Bell Atlantic Corporation, Bell IP Holdings Llc v Bell Atlantic Communications Plc, Bell Atlantic Limited: PatC 21 Dec 1998

The claimant sought to restrain the defendants from using the name ‘Bell Atlantic’ so as to cause confusion and a passing of the defendant had registered Internet domain names and sought to register trade marks similar to those of the claimants. The defendant argued that the claimant had last traded in the UK several years before, and that there was therefore no continuing goodwill to protect, and that there was no evidence of confusion or deception.
Held: The use of a name so similar was inherently an instrument of fraud and a passing off. Goodwill in a name is not lost merely by ceasing to use it. Here, there was no positive evidence of abandonment of the name. Passing off was established. Whether the mere addition of words to a trade mark remains an infringement depends on whether the added matter renders the sign so different from the registered mark as to distinguish it from the mark. It did not do that in this case. Summary judgment and an injunction granted.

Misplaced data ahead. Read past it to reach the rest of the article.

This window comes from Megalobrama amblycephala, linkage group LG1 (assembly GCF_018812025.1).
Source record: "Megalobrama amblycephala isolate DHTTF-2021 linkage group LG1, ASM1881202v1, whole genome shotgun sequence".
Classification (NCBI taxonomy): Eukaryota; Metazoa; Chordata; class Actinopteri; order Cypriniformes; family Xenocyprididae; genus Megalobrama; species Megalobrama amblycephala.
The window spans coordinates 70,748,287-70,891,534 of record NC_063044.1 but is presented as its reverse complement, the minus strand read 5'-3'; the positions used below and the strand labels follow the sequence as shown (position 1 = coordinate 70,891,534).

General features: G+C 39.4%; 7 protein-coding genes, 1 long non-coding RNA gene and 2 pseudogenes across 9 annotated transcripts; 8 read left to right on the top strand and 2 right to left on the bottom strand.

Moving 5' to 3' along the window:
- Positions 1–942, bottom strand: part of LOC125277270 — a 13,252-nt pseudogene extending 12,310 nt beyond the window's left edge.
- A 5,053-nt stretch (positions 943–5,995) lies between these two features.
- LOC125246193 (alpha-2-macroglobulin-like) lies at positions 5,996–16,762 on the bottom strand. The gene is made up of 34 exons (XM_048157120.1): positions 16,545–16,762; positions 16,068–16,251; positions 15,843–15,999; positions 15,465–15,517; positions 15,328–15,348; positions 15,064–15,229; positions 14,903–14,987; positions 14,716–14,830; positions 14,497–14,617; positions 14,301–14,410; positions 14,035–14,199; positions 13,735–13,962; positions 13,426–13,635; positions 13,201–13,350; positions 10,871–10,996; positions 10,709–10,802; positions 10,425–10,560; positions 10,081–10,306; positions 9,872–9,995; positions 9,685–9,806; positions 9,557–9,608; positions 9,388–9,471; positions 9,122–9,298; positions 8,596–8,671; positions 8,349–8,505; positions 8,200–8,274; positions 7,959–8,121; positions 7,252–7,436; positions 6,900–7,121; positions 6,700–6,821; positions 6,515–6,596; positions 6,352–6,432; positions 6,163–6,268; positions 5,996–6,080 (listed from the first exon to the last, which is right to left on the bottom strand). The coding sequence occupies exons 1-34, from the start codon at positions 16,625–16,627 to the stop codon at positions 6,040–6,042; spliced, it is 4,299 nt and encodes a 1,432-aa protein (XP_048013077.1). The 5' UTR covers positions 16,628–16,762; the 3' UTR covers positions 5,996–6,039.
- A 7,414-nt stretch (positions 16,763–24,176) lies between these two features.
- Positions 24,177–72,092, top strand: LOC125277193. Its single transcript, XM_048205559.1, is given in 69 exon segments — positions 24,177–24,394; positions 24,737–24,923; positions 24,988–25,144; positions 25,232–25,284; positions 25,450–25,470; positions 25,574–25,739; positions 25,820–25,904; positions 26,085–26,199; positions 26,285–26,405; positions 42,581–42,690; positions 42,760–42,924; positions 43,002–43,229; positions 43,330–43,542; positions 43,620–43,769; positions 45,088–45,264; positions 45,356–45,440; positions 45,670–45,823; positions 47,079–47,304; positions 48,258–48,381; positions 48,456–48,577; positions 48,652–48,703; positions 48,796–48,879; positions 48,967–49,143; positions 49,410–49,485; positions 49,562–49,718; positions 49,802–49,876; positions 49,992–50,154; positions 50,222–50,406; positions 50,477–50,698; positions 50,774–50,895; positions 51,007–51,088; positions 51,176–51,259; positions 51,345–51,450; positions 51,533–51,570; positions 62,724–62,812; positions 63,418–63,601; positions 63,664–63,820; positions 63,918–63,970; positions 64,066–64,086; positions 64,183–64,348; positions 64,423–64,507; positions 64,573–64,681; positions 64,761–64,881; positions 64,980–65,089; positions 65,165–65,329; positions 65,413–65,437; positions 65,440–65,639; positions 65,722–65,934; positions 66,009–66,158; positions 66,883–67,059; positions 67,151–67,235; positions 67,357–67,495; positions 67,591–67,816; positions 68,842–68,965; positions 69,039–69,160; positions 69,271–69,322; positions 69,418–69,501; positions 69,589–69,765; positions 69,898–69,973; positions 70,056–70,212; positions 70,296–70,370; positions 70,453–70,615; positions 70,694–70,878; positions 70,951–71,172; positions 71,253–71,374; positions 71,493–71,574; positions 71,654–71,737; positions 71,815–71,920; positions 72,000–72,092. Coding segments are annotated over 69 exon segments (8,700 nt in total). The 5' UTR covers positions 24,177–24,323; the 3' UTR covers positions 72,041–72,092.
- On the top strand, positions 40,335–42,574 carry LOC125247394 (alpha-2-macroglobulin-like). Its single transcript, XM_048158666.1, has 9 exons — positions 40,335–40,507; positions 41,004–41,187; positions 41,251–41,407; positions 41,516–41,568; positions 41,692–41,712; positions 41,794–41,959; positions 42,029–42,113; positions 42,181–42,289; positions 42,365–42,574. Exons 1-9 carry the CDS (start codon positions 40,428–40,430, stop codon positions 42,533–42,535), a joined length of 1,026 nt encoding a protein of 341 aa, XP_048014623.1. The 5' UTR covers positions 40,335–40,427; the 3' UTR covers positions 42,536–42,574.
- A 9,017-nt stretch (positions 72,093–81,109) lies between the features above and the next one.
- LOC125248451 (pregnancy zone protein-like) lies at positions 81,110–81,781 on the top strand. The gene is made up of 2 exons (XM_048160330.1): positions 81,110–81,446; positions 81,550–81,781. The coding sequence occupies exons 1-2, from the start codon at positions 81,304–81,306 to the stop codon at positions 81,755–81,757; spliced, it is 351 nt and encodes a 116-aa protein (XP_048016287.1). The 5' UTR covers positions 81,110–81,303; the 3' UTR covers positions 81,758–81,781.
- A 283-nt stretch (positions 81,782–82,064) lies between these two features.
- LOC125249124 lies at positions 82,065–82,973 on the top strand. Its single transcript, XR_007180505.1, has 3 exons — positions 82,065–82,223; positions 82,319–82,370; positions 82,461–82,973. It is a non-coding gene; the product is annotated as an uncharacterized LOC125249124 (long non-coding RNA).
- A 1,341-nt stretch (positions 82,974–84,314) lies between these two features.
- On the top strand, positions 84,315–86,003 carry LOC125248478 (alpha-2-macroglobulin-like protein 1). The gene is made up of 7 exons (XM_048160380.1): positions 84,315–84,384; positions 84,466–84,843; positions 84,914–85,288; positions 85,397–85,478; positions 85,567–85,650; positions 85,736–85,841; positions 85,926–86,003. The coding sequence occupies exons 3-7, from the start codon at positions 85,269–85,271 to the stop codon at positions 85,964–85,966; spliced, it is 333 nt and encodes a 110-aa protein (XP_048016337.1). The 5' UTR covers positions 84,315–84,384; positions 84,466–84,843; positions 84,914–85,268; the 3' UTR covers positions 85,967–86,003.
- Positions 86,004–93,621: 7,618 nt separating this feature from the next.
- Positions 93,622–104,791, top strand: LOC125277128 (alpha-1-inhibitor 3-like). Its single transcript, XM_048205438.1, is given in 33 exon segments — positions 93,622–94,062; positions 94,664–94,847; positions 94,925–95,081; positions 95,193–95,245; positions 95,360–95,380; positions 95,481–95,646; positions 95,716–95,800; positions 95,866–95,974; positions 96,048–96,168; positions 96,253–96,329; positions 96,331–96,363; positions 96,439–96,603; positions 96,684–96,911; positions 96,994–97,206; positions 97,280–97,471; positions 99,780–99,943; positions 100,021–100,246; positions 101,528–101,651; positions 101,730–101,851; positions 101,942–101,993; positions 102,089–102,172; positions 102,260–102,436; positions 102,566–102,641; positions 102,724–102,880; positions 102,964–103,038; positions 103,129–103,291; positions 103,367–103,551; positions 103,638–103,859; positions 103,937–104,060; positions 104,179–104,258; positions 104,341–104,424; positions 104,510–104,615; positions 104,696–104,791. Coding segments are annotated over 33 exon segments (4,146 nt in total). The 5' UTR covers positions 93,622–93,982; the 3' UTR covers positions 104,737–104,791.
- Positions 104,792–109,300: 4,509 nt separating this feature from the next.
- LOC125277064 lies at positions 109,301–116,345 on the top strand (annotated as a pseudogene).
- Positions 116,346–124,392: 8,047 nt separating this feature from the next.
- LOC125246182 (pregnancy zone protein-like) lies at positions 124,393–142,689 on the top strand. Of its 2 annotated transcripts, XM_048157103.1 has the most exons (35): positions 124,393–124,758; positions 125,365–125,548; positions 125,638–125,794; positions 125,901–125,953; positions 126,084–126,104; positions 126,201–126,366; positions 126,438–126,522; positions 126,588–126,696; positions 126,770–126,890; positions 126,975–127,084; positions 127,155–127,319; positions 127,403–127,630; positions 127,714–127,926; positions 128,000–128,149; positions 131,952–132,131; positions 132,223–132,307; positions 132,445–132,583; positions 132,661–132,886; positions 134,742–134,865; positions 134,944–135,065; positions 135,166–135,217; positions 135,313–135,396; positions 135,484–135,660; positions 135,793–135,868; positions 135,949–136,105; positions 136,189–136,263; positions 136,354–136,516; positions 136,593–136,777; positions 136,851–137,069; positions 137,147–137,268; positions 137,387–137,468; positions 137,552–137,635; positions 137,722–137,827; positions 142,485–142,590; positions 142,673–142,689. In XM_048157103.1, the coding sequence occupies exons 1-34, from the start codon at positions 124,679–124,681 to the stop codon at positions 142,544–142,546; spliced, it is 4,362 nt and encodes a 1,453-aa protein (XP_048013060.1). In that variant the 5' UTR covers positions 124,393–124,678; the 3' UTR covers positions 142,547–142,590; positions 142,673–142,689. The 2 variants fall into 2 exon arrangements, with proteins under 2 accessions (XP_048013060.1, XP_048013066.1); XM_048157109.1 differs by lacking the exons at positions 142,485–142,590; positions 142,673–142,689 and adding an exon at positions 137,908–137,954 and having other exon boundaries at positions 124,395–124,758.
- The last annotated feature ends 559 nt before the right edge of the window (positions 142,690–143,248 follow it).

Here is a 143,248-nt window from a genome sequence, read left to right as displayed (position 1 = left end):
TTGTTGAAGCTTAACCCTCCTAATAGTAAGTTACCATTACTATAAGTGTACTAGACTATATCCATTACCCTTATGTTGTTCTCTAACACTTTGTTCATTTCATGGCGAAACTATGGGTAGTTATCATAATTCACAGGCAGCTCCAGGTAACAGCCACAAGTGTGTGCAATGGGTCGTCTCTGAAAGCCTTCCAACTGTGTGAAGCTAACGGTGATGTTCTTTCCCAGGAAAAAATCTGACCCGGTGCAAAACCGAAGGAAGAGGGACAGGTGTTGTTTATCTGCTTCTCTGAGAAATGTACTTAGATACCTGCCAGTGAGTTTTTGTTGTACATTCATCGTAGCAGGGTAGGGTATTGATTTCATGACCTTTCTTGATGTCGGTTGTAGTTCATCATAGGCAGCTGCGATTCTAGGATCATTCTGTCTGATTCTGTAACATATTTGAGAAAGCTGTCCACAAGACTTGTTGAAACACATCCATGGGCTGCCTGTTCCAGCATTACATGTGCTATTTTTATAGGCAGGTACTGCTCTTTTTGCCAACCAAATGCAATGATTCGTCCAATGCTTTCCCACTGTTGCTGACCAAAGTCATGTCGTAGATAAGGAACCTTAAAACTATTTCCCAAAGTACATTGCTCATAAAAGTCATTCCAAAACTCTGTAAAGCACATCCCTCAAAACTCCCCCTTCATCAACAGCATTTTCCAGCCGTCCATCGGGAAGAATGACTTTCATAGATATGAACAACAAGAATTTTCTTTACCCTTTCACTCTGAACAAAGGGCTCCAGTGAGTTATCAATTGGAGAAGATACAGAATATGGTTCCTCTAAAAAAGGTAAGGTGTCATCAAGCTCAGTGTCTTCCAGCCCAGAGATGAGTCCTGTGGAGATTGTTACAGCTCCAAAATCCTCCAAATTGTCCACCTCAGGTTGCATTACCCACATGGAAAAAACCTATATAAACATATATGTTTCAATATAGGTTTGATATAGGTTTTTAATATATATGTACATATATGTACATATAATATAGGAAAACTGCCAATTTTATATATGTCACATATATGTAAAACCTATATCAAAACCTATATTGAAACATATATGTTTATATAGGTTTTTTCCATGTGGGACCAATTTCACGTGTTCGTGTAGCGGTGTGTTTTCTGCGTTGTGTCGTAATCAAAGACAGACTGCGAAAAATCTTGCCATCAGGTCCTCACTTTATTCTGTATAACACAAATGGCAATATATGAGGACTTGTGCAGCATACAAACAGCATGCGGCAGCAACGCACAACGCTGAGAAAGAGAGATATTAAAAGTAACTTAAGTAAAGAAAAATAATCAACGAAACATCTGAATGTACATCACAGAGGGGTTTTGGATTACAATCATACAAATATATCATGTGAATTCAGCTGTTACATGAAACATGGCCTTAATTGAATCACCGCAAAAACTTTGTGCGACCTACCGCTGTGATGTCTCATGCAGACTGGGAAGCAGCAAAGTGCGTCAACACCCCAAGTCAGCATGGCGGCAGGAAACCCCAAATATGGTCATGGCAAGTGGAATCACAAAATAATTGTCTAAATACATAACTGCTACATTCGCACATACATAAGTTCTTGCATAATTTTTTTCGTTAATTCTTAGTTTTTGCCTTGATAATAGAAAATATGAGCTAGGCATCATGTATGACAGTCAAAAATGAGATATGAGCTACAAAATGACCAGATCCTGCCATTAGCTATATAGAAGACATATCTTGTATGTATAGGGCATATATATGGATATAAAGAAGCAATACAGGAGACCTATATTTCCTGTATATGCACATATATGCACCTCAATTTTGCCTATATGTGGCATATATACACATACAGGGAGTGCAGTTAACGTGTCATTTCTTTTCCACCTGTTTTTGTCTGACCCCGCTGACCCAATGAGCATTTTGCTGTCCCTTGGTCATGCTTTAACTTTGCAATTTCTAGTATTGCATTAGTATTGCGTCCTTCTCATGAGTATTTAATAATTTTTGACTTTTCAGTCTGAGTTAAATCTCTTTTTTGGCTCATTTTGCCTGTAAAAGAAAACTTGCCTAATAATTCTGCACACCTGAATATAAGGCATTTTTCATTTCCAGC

CH 1998 B No 4245, [1998] EWHC Patents 273
Trademarks Act 1994 10
England and Wales
CitedBritish Telecommunications Plc; Virgin Enterprises Ltd; J Sainsbury Plc; Marks and Spencer Plc and Ladbroke Group Plc v One In a Million Ltd and others CA 23-Jul-1998
Registration of a distinctive Internet domain name using registered trade marks and company names could be an infringement of a registered Trade Mark, and also passing off. It was proper to grant quia timet injunctions where necessary to stop . .
CitedBritish Sugar Plc v James Roberston and Sons ChD 17-Feb-1996
The question was raised on whether, given its derivation from article 5 of the trade mark directive, non-trade mark use could be caught by sections 10(1) to (3).
Held: There was no trade mark infringement by the use of a common laudatory word. . .

Lists of cited by and citing cases may be incomplete.
Updated: 20 August 2021; Ref: scu.163087